Elizabeth Barrette (ysabetwordsmith) wrote,
Elizabeth Barrette
ysabetwordsmith

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Poem: "The Thief of Tomorrowmorrow"

This poem came out of the January 2015 [community profile] crowdfunding Creative Jam. It was inspired by a prompt from [personal profile] ellenmillion. It also fills the "locked in" square in my 1-3-15 card for the [community profile] trope_bingo fest. This poem has been sponsored by Anthony & Shirley Barrette. It belongs to the Guardians of Tomorrowmorrow series.

WARNING: This poem includes some very disturbing content, and is something I would classify as a horror story. Highlight to read the more detailed warnings, some of which are spoilers. It contains child abuse, entrapment, soul violence, loss of artistic ability, which does not come back, grief, and other challenges. Years ago I wrote another story about loss of musical inspiration, shared it around, and accidentally broke a friend of mine for about a week. :( So artists and other creative people may wish to be particularly cautious. If these are sensitive areas for you, please consider your taste and headspace before deciding when you want to read it.


"The Thief of Tomorrowmorrow"


Timmy tiptoed into the principal's office.
Mr. Brown was on the phone, and
Timmy was trying to be quiet,
so as not to get into any more trouble
than he was already in.

When Mr. Brown pointed,
Timmy sat in a chair.
He was only in first grade,
so his feet did not reach the floor.
He kicked his heels against
the chair leg -- tap, tap, tap.

The principal frowned.

He pressed the phone to his shoulder
and said, "Since you can't be good,
I am going outside. Wait for me here.
Do not touch the box."

Mr. Brown locked the door
behind himself with a loud click.

Alone in the office,
Timmy thought about
what he had done.

Was it really so bad to draw
on the desk?
he wondered.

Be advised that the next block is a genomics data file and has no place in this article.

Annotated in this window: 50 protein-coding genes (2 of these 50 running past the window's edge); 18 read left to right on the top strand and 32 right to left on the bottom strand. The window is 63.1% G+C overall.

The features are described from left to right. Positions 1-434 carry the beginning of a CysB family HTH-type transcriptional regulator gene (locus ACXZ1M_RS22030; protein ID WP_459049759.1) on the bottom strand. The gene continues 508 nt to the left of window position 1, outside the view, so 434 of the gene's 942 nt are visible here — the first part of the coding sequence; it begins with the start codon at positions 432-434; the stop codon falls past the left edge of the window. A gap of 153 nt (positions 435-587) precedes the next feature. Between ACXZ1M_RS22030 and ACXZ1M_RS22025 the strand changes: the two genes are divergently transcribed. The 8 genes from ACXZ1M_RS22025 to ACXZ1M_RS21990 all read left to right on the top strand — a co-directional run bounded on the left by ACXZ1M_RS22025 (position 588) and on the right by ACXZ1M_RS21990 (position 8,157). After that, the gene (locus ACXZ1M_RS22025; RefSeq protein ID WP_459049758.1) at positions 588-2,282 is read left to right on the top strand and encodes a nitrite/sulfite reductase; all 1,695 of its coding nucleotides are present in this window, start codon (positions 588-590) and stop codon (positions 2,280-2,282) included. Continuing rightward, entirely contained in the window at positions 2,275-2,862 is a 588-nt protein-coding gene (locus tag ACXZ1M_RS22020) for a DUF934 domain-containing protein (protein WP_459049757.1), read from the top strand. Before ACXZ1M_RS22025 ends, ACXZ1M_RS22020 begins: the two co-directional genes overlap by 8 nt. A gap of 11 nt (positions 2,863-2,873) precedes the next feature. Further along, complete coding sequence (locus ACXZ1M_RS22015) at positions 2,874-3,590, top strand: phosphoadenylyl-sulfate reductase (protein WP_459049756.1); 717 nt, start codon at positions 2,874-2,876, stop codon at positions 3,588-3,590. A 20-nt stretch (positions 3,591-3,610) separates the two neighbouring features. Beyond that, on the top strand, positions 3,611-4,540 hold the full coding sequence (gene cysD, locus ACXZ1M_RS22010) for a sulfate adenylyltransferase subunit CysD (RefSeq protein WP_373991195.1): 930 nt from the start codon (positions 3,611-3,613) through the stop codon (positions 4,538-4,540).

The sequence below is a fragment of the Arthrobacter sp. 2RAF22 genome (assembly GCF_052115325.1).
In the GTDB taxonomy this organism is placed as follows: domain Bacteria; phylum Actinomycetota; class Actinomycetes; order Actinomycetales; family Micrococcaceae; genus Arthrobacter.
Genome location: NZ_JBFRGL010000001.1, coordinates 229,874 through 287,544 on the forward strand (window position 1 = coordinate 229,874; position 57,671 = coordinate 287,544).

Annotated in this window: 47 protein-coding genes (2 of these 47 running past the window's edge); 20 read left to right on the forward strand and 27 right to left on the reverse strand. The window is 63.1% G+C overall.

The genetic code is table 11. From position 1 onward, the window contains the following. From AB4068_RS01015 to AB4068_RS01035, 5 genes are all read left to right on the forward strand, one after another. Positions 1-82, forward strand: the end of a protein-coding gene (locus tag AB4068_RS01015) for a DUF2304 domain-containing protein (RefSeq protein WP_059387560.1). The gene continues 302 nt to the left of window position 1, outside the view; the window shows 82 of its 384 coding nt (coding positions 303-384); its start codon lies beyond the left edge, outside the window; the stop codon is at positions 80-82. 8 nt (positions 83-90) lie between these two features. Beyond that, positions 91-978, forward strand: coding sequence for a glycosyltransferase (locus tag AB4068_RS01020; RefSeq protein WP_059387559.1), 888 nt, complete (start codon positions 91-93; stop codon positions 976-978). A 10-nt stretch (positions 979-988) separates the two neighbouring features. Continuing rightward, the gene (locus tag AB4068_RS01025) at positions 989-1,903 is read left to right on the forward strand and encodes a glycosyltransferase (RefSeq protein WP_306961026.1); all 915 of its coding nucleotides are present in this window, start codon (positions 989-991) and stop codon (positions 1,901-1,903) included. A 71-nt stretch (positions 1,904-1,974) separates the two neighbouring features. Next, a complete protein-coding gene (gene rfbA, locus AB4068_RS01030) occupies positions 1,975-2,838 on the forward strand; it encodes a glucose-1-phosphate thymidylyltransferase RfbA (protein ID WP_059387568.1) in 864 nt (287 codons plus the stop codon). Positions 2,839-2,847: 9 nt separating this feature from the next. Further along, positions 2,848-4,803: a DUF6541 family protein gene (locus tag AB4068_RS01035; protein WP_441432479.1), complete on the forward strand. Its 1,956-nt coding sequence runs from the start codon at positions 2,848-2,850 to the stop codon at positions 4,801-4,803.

The pencil marks came right off.
He hadn't had any paper,
and the class was boring.

On the principal's desk sat the box.

Everyone knew about the box,
of course, but this was the first time
that Timmy had gotten to see it.

It was bigger than Timmy's lunch box,
but it was made of dark swirly wood.
On the lid of the box was a round pattern
of curling gold outlined in black.
There were pearly dots that looked
pink or blue or white, changing colors
when Timmy moved his head.

The gold and the pearl were so shiny,
like his grandmother's ring!

Timmy wanted to touch the box.

His fingers crept toward it.
He sat on his hands to keep
them out of trouble.

There was a plant on Mr. Brown's desk.
Timmy stared at it the way he
looked at things out the window.
(That got him in trouble too.)
It was a good plant for drawing.
It had thick fleshy leaves that were
green with pink on the tips.
He could see the spaces between them
that made them curl like little toes.

Timmy wanted to grab a pencil.
He could black out the spaces
to make the plant appear.
It was like magic.

He knew that drawing
on the principal's desk
would be really bad, though.

So he looked at the box again.
It sparkled in the light.

Surely it couldn't hurt to touch it
just a little,
Timmy thought.
Nobody would even know.

He wouldn't open it.
He didn't dare, even though
he was curious.

Sam said it held candy.
Annalee said it held worms.
Jason said it held money.

Nicole said it held cut-off ears
of kids who didn't listen.

Timmy felt pretty sure
that Nicole was lying.

Those weren't even
the strangest ideas he'd heard
about Mr. Brown's box.

Timmy reached out to touch
the round gold pattern.

A spark zapped him.

It felt like turning a doorknob
in a thunderstorm.

Timmy jerked his hand back.

He looked at the plant some more.
It wasn't as interesting now, though.
He didn't feel like drawing it.

Mr. Brown came back into the office.

He scolded Timmy for drawing on the desk.
Timmy had to stay after school. His mother
was mad when she picked him up.

She made him do all his homework first.
He wrote his spelling words.
He did his math worksheet.
Then it was too dark to play outside.

Timmy ate supper without saying a word.